Trade tensions are a bigger risk to stocks than coronavirus: Invesco

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Invesco’s Kristina Hooper warns the coronavirus is not the biggest threat to the market.

She sees flaring U.S.-China trade tensions potentially doing the most harm to stocks.

“The pandemic has largely been isolated and neutralized because of all the monetary policy support that the Fed has provided,” she told CNBC’s “Trading Nation” on Friday. “That really has decoupled the economy from the stock market.”

Unlike the pandemic, Hooper contends a tariff war resurgence would be a direct hit to the market.

“As we saw in late 2018 and 2019, the tariff war was very, very problematic. It created a big

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Exclusive: Nissan sees bigger role for U.S., China markets in global car sales – sources

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TOKYO (Reuters) – Nissan Motor Co (7201.T) expects equal contributions to global car sales from China, the United States and elsewhere in coming years as the struggling Japanese carmaker strategises to recover profitability, two people with knowledge of the issue said.

FILE PHOTO: A Nissan logo is pictured at Brussels Motor Show, Belgium, January 9, 2020. REUTERS/Francois Lenoir

Nissan aims to grow contributions from its biggest markets, China and the United States, to about a third each from just over a quarter now, while the share of other regions, including Brazil, Europe, Japan and Russia, will ease slightly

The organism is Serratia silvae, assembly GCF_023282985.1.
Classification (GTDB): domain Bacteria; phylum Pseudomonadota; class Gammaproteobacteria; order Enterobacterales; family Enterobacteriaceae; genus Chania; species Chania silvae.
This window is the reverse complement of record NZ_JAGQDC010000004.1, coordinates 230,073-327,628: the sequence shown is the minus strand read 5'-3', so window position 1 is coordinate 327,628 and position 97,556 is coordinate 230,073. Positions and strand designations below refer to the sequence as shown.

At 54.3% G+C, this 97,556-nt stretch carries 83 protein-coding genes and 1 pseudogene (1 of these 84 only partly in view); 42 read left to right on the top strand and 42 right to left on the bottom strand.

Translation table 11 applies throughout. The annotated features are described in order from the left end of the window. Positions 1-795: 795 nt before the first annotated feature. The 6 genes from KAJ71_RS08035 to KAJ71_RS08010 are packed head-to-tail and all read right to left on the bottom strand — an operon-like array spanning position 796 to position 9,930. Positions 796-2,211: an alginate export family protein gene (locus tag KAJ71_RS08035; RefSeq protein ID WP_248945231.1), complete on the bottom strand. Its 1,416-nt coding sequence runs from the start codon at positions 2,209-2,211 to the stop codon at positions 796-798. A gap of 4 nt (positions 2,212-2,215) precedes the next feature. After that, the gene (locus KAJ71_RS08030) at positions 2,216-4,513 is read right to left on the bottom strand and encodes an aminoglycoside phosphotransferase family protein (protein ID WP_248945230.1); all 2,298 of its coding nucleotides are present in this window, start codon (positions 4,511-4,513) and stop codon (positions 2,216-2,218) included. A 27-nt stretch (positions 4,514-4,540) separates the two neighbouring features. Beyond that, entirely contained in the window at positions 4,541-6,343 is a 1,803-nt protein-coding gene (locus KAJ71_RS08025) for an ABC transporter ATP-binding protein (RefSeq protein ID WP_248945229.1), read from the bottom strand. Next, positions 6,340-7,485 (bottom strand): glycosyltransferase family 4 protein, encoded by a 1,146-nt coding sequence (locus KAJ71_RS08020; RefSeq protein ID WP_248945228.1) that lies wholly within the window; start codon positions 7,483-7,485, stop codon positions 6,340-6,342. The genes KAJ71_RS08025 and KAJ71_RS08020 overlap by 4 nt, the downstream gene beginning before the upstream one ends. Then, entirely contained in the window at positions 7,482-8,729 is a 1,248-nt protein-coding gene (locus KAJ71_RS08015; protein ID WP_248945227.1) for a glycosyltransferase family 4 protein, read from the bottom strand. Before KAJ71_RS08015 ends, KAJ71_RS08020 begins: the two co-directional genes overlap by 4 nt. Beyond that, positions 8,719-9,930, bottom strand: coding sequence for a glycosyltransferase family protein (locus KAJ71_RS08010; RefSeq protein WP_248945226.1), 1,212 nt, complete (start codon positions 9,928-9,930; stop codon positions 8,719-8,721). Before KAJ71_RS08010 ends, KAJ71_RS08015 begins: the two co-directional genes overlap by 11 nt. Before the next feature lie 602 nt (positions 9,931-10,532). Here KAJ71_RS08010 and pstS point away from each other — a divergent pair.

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Siemens sees bigger hit from coronavirus impact coming as second-quarter profit plunges

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ZURICH (Reuters) – Siemens (SIEGn.DE) on Friday said it expected “even stronger impacts” from the coronavirus pandemic in the weeks ahead as it ditched its 2020 guidance and posted an 18% drop in industrial profit during its second quarter.

FILE PHOTO: The logo of German industrial group Siemens is seen in Zurich, Switzerland, January 30, 2019. REUTERS/Arnd Wiegmann

The trains to industrial software maker said it now expected a “moderate decline” in comparable full year revenue. Siemens had previously predicted moderate growth.

Its flagship factory automation unit and smart infrastructure business would be the hardest hit, the company

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Coronavirus savages U.S. economy in first quarter; bigger hit still to come

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WASHINGTON (Reuters) – The U.S. economy contracted in the first quarter at its sharpest pace since the Great Recession as stringent measures to slow the spread of the novel coronavirus almost shut down the country, ending the longest expansion in the nation’s history.

The drop in gross domestic product (GDP) reported by the Commerce Department on Wednesday reflected a plunge in economic activity in the last two weeks of March, which saw millions of Americans seeking unemployment benefits. The rapid decline in GDP reinforced analysts’ predictions that the economy was already in a deep recession and left economists bracing for

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